AEGEE-Kyïv organised the last Agora, their second one after Autumn Agora 2009, which was a great success, according to the participants who nominated them as Local of the Month for the very first Agora Edition. Anna “Smailikova” Pykhtina (the Main Coordinator), Anastasiia “Nastia” Dzhulai (the Treasurer) and Yevgeniya “Zhenya” Gagarkina (the PR Responsible) are sharing with us their most beloved moments from the Agora.
The AEGEEan: Congratulations! How do you feel about becoming the Local of the Month?
Anna: Excited and grateful! We believe that an event is organised on a high level when you receive recognition. Being the Local of the Month proves our efforts one more time.
- Can you tell us briefly the history of AEGEE-Kyïv?
It was founded 20 years ago, at the time when visa was a really simple thing to get in Ukraine. Here are some memories of the first President of our local, Dmytro Vityk: “In the mid 90’s, Ukrainian students visiting Europe were very rare. The world was just opening up for us. Despite being so close, nobody in Europe even knew anything about Ukraine. We used a Soviet passport – red ones, with the national emblem of USSR. Our scholarships were scarce: for example, I remember how I spent a month of it on a glass of beer in Germany. We were coming to AEGEE meetings hitchhiking, becoming lost in Europe immediately after crossing the border (of course no GPS, and no cell phones were available). We were opening up the world, and the world was opening up to Ukraine. Everything was new, undiscovered. I learned about AEGEE from the local in Lviv – they were ahead and close to the border. I joined the organisation because it gave opportunities to travel, new impressions, contacts and knowledge. I become President because – if not me, then who? I initiated everything in Kyïv at that time”. The second President, Hanna Glos shares her memories too: “One year we organised the first Travelling Summer University. There were three antennae: Kyïv, Lviv and Mykolaiv. We began in Lviv. There have been 7-8 participants. Because of stereotypes, it was hard to invite people to Ukraine, only the bravest visited us. We visited Crimea also. The next event was a case-study – an important event, we were in Chernobyl where we discussed important topics, and slowly things become better. We had an office in Kyïv-Mohyla Academy and one day we invited all volunteering organisations which we could find and gathered them. We wanted to establish contact with those who were not indifferent to the active life and youth.”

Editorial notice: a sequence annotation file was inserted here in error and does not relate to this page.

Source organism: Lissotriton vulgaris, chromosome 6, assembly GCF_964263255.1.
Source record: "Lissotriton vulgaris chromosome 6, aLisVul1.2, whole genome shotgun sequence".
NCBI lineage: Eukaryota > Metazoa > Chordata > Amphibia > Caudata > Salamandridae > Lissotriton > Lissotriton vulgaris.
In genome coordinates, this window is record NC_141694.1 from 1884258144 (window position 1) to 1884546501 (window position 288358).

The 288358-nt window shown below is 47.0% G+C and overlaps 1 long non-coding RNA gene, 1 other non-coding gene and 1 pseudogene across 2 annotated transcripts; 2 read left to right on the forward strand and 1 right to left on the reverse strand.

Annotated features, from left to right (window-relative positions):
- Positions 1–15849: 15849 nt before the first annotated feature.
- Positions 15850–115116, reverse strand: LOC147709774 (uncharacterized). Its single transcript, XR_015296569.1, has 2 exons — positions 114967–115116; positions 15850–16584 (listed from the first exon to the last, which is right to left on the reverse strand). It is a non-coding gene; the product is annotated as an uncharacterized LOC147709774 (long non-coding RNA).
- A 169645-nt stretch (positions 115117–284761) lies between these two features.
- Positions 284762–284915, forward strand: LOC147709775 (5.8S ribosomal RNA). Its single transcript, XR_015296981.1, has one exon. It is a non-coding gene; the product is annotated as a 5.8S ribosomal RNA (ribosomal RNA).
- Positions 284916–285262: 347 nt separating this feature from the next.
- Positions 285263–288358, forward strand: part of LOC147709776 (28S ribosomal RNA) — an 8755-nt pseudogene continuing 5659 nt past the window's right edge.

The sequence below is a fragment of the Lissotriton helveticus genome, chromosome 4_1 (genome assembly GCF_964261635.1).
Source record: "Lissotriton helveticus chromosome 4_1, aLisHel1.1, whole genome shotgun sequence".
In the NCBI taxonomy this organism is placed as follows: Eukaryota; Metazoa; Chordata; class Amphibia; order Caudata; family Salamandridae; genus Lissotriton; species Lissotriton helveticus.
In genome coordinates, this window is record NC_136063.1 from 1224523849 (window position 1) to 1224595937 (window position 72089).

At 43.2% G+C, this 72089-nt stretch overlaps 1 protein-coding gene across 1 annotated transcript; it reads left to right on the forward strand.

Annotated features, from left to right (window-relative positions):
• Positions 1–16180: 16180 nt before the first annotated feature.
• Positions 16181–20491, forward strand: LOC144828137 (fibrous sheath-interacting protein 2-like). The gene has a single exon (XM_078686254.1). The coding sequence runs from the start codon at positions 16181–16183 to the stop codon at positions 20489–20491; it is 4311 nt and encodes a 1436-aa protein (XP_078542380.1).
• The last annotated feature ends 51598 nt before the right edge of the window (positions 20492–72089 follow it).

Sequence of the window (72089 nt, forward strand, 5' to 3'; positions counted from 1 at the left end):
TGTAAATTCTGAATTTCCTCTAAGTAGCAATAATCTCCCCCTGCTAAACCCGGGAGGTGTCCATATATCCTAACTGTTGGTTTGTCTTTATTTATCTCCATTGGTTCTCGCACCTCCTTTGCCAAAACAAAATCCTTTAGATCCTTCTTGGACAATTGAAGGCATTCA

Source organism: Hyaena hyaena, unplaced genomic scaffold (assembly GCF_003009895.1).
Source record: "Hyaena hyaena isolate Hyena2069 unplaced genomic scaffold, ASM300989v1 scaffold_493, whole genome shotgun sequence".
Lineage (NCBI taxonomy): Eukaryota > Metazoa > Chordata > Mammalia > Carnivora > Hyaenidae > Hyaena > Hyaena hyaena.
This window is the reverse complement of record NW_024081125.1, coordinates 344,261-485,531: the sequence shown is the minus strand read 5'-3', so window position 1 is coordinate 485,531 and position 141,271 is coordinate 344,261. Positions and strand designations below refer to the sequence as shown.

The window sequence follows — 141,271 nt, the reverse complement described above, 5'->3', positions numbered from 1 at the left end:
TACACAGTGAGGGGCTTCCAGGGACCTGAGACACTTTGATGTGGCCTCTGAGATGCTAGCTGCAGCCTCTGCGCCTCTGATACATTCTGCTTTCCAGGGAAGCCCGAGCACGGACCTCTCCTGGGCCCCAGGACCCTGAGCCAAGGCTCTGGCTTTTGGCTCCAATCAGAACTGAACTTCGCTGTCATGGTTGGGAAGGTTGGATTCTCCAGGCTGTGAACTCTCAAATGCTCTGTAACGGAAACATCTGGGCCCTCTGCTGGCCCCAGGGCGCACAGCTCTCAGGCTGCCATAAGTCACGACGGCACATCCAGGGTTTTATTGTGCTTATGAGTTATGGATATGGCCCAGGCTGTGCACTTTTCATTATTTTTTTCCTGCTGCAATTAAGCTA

And after that, AEGEE-Kyïv started to grow and having it’s ups and downs, organised more than 200 events, two Agorae, more than ten Summer Universities and we are still counting.
Which or who were the main assets for the success of the event?
The team and luck.
We had organisers coming from 22 cities, more than 10 countries and it was an extraordinary Agora. And also we were lucky with the weather, as usually it is much colder on 14th of October, with the start of the heating season, with having hot water, everything that did not depend on us worked out well.
Why did you decide to organise the Agora? Did everything go as expected?
AEGEE-Kyïv is a unique local with extremely active members. Having the experience of organising Agora in 2009, and the friendly relationship between the generations of active AEGEEans made applying just a question of time. It was discussed at many parties, meetings and there were many jokes about it, until Anna applied and didn’t say anything to the members until the result was announced at Autumn Agora Cagliari 2014.